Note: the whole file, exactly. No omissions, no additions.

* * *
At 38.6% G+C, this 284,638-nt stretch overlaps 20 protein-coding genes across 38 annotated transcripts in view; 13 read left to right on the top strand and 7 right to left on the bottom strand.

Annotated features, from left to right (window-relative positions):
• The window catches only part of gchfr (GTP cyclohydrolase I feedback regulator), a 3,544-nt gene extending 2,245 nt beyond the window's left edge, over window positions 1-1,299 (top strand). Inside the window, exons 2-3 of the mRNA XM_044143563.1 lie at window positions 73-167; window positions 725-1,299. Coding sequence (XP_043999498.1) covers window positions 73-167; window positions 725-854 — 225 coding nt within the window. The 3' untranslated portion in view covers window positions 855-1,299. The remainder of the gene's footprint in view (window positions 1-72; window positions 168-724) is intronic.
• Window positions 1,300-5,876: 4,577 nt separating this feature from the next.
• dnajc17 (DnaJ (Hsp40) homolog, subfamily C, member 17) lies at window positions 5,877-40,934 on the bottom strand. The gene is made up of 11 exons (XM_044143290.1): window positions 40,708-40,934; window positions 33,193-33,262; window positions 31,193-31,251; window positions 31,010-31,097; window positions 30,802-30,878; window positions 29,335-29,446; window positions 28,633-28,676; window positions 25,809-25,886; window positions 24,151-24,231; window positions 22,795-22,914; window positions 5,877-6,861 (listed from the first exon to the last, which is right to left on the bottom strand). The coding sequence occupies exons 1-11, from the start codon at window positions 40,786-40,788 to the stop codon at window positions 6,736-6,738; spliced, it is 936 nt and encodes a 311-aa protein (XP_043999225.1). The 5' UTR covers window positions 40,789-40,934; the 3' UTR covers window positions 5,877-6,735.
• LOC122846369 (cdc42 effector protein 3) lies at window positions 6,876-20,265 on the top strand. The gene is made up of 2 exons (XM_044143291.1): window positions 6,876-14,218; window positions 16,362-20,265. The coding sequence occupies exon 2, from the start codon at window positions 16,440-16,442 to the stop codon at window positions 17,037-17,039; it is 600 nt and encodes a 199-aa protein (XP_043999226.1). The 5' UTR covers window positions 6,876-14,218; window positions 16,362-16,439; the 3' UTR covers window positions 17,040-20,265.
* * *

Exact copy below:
At 38.6% G+C, this 284,638-nt stretch overlaps 20 protein-coding genes across 38 annotated transcripts in view; 13 read left to right on the top strand and 7 right to left on the bottom strand.

Annotated features, from left to right (window-relative positions):
• The window catches only part of gchfr (GTP cyclohydrolase I feedback regulator), a 3,544-nt gene extending 2,245 nt beyond the window's left edge, over window positions 1-1,299 (top strand). Inside the window, exons 2-3 of the mRNA XM_044143563.1 lie at window positions 73-167; window positions 725-1,299. Coding sequence (XP_043999498.1) covers window positions 73-167; window positions 725-854 — 225 coding nt within the window. The 3' untranslated portion in view covers window positions 855-1,299. The remainder of the gene's footprint in view (window positions 1-72; window positions 168-724) is intronic.
• Window positions 1,300-5,876: 4,577 nt separating this feature from the next.
• dnajc17 (DnaJ (Hsp40) homolog, subfamily C, member 17) lies at window positions 5,877-40,934 on the bottom strand. The gene is made up of 11 exons (XM_044143290.1): window positions 40,708-40,934; window positions 33,193-33,262; window positions 31,193-31,251; window positions 31,010-31,097; window positions 30,802-30,878; window positions 29,335-29,446; window positions 28,633-28,676; window positions 25,809-25,886; window positions 24,151-24,231; window positions 22,795-22,914; window positions 5,877-6,861 (listed from the first exon to the last, which is right to left on the bottom strand). The coding sequence occupies exons 1-11, from the start codon at window positions 40,786-40,788 to the stop codon at window positions 6,736-6,738; spliced, it is 936 nt and encodes a 311-aa protein (XP_043999225.1). The 5' UTR covers window positions 40,789-40,934; the 3' UTR covers window positions 5,877-6,735.
• LOC122846369 (cdc42 effector protein 3) lies at window positions 6,876-20,265 on the top strand. The gene is made up of 2 exons (XM_044143291.1): window positions 6,876-14,218; window positions 16,362-20,265. The coding sequence occupies exon 2, from the start codon at window positions 16,440-16,442 to the stop codon at window positions 17,037-17,039; it is 600 nt and encodes a 199-aa protein (XP_043999226.1). The 5' UTR covers window positions 6,876-14,218; window positions 16,362-16,439; the 3' UTR covers window positions 17,040-20,265.